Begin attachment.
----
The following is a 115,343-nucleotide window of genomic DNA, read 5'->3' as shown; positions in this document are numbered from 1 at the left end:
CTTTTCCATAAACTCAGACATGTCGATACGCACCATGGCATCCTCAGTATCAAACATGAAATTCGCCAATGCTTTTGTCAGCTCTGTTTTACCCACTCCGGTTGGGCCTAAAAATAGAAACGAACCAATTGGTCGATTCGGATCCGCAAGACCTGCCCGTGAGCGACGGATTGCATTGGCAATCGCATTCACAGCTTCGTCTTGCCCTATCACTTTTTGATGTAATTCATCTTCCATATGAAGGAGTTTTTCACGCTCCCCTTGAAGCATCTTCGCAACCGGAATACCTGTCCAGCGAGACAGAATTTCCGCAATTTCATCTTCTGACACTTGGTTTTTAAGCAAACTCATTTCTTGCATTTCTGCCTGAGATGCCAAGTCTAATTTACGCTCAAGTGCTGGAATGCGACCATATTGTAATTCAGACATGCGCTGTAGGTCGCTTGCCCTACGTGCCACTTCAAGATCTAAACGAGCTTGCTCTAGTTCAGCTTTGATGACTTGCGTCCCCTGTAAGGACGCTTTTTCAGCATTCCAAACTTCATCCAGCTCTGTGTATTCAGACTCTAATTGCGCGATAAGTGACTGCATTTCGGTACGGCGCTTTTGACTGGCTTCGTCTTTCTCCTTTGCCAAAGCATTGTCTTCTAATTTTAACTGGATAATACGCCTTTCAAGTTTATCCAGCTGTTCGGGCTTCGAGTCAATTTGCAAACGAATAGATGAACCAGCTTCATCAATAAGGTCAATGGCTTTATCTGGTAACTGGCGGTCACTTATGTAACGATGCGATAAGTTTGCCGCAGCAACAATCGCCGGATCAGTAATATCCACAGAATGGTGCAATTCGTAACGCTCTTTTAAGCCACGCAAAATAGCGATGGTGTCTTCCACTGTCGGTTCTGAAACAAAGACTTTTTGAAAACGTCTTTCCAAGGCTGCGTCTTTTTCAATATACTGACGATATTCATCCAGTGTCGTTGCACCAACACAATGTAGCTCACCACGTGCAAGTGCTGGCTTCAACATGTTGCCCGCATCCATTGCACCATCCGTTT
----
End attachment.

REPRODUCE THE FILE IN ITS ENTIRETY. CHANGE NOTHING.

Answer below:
The following is a 115,343-nucleotide window of genomic DNA, read 5'->3' as shown; positions in this document are numbered from 1 at the left end:
CTTTTCCATAAACTCAGACATGTCGATACGCACCATGGCATCCTCAGTATCAAACATGAAATTCGCCAATGCTTTTGTCAGCTCTGTTTTACCCACTCCGGTTGGGCCTAAAAATAGAAACGAACCAATTGGTCGATTCGGATCCGCAAGACCTGCCCGTGAGCGACGGATTGCATTGGCAATCGCATTCACAGCTTCGTCTTGCCCTATCACTTTTTGATGTAATTCATCTTCCATATGAAGGAGTTTTTCACGCTCCCCTTGAAGCATCTTCGCAACCGGAATACCTGTCCAGCGAGACAGAATTTCCGCAATTTCATCTTCTGACACTTGGTTTTTAAGCAAACTCATTTCTTGCATTTCTGCCTGAGATGCCAAGTCTAATTTACGCTCAAGTGCTGGAATGCGACCATATTGTAATTCAGACATGCGCTGTAGGTCGCTTGCCCTACGTGCCACTTCAAGATCTAAACGAGCTTGCTCTAGTTCAGCTTTGATGACTTGCGTCCCCTGTAAGGACGCTTTTTCAGCATTCCAAACTTCATCCAGCTCTGTGTATTCAGACTCTAATTGCGCGATAAGTGACTGCATTTCGGTACGGCGCTTTTGACTGGCTTCGTCTTTCTCCTTTGCCAAAGCATTGTCTTCTAATTTTAACTGGATAATACGCCTTTCAAGTTTATCCAGCTGTTCGGGCTTCGAGTCAATTTGCAAACGAATAGATGAACCAGCTTCATCAATAAGGTCAATGGCTTTATCTGGTAACTGGCGGTCACTTATGTAACGATGCGATAAGTTTGCCGCAGCAACAATCGCCGGATCAGTAATATCCACAGAATGGTGCAATTCGTAACGCTCTTTTAAGCCACGCAAAATAGCGATGGTGTCTTCCACTGTCGGTTCTGAAACAAAGACTTTTTGAAAACGTCTTTCCAAGGCTGCGTCTTTTTCAATATACTGACGATATTCATCCAGTGTCGTTGCACCAACACAATGTAGCTCACCACGTGCAAGTGCTGGCTTCAACATGTTGCCCGCATCCATTGCACCATCCGTTT